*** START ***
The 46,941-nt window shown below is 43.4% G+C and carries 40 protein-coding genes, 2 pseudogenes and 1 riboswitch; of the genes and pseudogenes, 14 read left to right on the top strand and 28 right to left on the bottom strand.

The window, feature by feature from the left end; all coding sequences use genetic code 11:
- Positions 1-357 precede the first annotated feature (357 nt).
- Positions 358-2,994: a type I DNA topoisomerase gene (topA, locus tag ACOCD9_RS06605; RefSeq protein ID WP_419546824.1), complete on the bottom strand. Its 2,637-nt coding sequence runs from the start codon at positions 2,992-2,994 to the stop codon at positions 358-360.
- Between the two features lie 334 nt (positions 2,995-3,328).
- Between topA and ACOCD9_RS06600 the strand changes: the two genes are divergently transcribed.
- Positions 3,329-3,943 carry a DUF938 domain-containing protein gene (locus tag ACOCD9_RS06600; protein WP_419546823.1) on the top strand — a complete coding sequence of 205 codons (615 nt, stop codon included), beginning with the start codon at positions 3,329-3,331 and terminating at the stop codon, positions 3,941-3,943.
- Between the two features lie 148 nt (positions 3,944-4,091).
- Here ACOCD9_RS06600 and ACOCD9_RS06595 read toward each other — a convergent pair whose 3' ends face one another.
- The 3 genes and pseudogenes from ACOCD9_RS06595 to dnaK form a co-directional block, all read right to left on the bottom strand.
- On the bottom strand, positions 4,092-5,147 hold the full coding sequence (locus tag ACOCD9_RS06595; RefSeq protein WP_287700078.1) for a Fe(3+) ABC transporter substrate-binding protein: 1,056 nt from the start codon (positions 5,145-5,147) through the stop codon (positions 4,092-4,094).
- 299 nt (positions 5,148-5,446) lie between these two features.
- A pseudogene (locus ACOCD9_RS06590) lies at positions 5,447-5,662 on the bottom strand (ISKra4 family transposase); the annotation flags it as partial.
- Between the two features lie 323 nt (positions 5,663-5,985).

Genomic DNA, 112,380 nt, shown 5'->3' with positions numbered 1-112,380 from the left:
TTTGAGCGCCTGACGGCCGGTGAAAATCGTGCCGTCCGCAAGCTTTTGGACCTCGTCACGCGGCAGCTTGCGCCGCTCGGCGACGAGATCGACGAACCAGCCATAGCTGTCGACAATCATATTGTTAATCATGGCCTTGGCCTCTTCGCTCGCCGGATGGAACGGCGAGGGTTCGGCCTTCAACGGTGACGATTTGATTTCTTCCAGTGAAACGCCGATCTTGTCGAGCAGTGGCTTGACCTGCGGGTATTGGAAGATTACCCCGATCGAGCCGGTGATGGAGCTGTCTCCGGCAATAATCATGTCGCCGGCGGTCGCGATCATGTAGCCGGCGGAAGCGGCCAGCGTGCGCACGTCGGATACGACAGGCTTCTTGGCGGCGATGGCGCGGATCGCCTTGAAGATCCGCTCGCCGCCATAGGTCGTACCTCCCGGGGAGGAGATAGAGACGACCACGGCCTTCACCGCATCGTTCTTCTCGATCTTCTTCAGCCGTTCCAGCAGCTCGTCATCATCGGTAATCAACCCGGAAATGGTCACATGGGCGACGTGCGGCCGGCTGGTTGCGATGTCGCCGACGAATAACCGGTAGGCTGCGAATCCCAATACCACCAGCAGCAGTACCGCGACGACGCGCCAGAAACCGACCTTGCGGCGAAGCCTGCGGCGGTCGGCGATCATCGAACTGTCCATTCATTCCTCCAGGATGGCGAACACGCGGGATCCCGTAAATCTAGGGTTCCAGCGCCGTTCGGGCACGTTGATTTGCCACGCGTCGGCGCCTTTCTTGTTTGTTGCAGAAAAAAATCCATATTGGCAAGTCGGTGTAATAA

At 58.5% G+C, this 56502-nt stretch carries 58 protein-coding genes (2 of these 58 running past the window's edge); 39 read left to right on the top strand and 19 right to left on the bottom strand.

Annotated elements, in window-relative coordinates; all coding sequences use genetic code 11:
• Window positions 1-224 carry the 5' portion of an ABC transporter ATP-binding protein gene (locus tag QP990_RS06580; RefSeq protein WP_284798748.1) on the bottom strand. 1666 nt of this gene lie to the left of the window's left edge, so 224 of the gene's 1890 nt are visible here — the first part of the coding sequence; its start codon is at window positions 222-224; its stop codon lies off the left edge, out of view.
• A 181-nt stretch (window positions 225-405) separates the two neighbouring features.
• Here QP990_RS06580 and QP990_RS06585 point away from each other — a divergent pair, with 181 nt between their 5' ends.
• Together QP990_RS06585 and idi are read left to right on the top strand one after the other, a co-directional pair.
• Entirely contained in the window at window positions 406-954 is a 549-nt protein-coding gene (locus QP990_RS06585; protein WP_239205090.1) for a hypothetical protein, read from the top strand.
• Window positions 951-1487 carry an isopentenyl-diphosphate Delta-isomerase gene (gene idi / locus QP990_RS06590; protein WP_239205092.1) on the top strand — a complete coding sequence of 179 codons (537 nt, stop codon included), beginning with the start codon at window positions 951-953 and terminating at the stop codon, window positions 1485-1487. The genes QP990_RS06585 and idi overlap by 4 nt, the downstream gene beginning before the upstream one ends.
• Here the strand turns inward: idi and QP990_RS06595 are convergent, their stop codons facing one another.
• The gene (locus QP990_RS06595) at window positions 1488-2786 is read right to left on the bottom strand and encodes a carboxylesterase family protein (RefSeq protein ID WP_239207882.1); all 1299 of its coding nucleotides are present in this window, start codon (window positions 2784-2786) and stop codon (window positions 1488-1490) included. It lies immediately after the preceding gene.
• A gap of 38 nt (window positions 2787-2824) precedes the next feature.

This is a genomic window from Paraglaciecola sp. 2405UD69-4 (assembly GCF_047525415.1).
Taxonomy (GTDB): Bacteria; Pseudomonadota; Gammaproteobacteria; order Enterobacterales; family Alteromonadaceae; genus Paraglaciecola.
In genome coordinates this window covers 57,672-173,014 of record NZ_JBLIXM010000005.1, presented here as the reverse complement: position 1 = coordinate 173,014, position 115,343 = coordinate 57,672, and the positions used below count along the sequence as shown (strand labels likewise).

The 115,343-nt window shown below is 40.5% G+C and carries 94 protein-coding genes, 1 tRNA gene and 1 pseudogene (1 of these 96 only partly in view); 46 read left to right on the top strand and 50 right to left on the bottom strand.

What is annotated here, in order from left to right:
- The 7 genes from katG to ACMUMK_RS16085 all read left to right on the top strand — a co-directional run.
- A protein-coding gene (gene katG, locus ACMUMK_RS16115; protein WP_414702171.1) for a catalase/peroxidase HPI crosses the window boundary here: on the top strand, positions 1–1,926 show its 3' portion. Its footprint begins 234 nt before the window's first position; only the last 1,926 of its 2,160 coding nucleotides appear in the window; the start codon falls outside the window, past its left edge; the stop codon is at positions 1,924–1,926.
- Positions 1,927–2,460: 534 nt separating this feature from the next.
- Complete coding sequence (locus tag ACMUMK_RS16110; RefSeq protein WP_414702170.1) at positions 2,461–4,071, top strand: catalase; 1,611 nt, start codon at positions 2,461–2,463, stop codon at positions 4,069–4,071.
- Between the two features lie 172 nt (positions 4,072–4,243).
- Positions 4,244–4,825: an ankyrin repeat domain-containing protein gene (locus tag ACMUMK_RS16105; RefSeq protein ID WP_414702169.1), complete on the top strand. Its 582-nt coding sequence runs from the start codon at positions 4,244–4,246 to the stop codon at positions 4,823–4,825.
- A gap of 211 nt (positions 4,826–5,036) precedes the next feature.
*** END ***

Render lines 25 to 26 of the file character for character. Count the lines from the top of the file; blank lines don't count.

• Here the strand turns inward: idi and QP990_RS06595 are convergent, their stop codons facing one another.
• The gene (locus QP990_RS06595) at window positions 1488-2786 is read right to left on the bottom strand and encodes a carboxylesterase family protein (RefSeq protein ID WP_239207882.1); all 1299 of its coding nucleotides are present in this window, start codon (window positions 2784-2786) and stop codon (window positions 1488-1490) included. It lies immediately after the preceding gene.